5 In the analysis of Brazilian production, it was found that the hospital is the focus of studies related to conflict management by nurses, which allude to issues such as the institutional physical conditions, the organization of work, logistics, and the guidelines defining action.6 In their proposal of edifying use of conflict in the nursing profession, Machado et al. identify the sources of inequality that cause practitioners to express their differences; the presence of disparities in technical implementation, in position and social valuation, and in the autonomy of decisions.2
    In the first aspect, the technical application of care, the work of Betrán Salazar records the significance of the lack of nursing care to patients. He shows that the lack of nurses at the bedside of patients (i.e. neglect) and the lack of interaction in care leads to distrust and rejection.7
    Regarding the position of nurses in their organization and their social valuation, the Foucaultion perspective by Irigibel Uriz is enlightening. He reflects on the docility of nurses; its power to individuals and communities and the weight it holds in hegemonic healthcare systems. The discipline of nursing, which shows its usefulness as an instrument of government in the service of state ideology, focuses on the construction of heteronymous subjectivity in the health of people and communities, and distances the discipline of its fundamental ethical principles and its ideal goal.8
    Collaborating the communication mediums, Heierle Valero has observed that nurses are not identified in papers as individuals but instead are perceived as a group within the work team. The social collective image represented in the media that returns to each nurse does not help them to understand the abilities they possess or the work that they do.9 The discordance between identity and image, according to Calvo Calvo, is due in part to the fact that the nurses themselves have not worried enough, individually and collectively, to effectively communicate their true identity to society.10 Other authors attribute the lack of social recognition of nursing to the influence of gender in the nursing profession, being symbolically associated to feminine characteristics.11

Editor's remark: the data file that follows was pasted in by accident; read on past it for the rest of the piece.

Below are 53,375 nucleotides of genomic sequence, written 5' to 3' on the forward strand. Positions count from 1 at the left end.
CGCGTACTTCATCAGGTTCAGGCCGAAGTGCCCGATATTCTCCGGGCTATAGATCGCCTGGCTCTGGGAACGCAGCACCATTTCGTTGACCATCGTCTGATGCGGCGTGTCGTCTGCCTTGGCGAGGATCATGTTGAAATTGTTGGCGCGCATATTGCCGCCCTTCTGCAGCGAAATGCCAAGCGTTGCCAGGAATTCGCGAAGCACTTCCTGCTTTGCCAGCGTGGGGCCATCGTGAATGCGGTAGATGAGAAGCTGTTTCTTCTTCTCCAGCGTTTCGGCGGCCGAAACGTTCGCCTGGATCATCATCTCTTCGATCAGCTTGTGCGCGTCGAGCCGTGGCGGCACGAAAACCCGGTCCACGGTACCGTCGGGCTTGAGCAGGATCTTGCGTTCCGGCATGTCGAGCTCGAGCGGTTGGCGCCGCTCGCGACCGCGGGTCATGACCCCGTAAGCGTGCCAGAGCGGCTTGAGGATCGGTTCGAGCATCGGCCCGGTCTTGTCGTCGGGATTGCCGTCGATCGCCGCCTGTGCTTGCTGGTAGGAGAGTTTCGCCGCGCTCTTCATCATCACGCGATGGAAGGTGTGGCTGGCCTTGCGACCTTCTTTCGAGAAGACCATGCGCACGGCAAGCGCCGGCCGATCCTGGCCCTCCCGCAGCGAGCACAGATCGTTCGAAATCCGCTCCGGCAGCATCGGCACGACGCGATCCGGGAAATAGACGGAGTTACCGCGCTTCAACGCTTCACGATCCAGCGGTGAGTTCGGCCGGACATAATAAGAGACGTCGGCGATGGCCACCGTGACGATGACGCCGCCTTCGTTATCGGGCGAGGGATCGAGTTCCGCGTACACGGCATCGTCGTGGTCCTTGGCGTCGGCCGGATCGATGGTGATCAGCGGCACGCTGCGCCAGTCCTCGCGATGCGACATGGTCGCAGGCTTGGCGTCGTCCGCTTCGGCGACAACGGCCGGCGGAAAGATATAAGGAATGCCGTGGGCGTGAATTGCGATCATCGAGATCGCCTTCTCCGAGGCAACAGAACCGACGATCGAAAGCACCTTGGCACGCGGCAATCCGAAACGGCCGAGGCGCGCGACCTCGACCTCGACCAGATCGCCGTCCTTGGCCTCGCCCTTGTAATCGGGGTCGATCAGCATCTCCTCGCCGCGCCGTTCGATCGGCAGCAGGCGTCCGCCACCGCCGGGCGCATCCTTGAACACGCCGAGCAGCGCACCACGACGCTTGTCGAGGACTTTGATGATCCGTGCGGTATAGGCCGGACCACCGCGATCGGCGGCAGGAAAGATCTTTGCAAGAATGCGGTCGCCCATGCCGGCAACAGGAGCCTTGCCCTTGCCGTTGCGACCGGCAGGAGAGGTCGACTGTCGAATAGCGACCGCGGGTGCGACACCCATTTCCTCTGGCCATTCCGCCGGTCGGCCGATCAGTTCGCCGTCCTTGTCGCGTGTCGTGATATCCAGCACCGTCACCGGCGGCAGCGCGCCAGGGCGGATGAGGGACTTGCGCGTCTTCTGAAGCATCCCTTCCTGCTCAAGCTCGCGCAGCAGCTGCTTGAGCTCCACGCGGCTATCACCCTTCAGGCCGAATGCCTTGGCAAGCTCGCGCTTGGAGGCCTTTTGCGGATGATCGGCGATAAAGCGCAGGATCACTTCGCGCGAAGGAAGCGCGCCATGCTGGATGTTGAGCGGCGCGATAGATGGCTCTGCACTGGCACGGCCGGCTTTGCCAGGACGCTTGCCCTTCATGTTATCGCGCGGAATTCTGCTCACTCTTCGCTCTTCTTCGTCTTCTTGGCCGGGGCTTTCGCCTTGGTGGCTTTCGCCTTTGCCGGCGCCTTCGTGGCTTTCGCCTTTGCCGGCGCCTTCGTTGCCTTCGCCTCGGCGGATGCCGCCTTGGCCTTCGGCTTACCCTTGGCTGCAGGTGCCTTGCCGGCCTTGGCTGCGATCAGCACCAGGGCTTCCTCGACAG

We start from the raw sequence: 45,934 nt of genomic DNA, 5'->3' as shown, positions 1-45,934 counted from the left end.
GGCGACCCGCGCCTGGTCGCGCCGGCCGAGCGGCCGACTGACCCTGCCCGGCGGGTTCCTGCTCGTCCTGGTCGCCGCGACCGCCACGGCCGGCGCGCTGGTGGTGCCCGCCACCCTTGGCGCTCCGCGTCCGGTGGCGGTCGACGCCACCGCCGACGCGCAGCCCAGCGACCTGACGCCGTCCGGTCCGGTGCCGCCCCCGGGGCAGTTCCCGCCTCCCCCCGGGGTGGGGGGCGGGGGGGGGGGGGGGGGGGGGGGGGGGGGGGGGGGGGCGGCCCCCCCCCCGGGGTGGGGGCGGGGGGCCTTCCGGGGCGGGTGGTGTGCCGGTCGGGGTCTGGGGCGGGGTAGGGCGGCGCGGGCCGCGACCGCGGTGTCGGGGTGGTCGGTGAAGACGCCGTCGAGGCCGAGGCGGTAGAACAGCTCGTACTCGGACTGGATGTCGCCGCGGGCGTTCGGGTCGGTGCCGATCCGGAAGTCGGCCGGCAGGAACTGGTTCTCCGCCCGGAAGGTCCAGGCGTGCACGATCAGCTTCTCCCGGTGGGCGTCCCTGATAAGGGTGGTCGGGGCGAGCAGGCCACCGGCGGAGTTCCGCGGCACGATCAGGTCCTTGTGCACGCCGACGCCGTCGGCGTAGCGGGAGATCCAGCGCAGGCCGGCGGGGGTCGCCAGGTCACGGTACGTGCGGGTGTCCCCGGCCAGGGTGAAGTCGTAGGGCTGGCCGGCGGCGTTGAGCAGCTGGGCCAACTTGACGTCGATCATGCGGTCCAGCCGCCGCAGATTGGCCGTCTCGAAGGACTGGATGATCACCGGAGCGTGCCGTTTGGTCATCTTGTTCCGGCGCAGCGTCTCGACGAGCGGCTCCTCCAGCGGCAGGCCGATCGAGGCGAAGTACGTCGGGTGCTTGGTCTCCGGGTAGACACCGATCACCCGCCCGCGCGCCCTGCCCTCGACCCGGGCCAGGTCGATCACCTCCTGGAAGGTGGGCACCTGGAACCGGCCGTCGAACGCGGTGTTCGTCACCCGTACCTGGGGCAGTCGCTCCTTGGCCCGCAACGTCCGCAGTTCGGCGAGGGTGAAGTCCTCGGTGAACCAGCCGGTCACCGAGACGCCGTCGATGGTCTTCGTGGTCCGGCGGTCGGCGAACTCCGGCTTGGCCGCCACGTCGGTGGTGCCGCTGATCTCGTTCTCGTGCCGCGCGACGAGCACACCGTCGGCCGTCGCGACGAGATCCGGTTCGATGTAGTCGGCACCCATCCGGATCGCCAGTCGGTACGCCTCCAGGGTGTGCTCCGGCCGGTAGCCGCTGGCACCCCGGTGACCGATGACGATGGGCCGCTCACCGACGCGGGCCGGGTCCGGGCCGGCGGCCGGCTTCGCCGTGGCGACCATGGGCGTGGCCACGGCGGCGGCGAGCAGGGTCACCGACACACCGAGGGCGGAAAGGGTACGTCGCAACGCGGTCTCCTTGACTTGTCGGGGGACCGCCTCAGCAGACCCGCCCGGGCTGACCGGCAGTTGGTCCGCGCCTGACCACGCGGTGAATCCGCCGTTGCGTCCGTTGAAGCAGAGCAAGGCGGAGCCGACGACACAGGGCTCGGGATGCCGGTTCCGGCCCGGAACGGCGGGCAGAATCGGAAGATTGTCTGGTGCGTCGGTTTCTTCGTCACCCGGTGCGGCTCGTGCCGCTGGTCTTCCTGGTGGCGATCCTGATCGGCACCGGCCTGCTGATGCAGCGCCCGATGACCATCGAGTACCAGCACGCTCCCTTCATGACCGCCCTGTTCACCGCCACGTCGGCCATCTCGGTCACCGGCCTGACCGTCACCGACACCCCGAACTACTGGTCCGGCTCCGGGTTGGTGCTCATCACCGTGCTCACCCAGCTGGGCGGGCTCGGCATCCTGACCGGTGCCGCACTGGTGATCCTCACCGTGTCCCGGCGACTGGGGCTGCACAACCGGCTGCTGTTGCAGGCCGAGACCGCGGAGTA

The third issue that is a source of organizational conflict (autonomy of decisions) has produced articles, such as that of Yáñez Gallardo et al. about the emotional consequences of distrust in nursing leadership, identifying anger towards the perception of injustice as the primary emotion and the trigger situation of organizational silence while associating with non-participating management styles.1 A silence that if at an individual level decreases self-esteem and provokes feelings of frustration or anger, at a group level can produce even greater cohesion to avoid discussion of any kind.12
    Finally, we also find proposals that seek to balance the nursing performance in the organization, such as one that advocates informational literacy (support of evidence based practices) by proven impact on the quality of care.13 Undoubtedly one of the most daring is one that proposes the nursing proffesion to live reflectively, by the domination of others as a risk and a challenge at the same time.14 The theory of practice of Bourdieu, Acebedo-Urdiales et al. defends the necessity to work beyond autonomous job descriptions and collaboration and to situate nursing practice in a culture of compromise with the ability to promote an environment with the capacity of offering knowledge and recognition of intentional care.14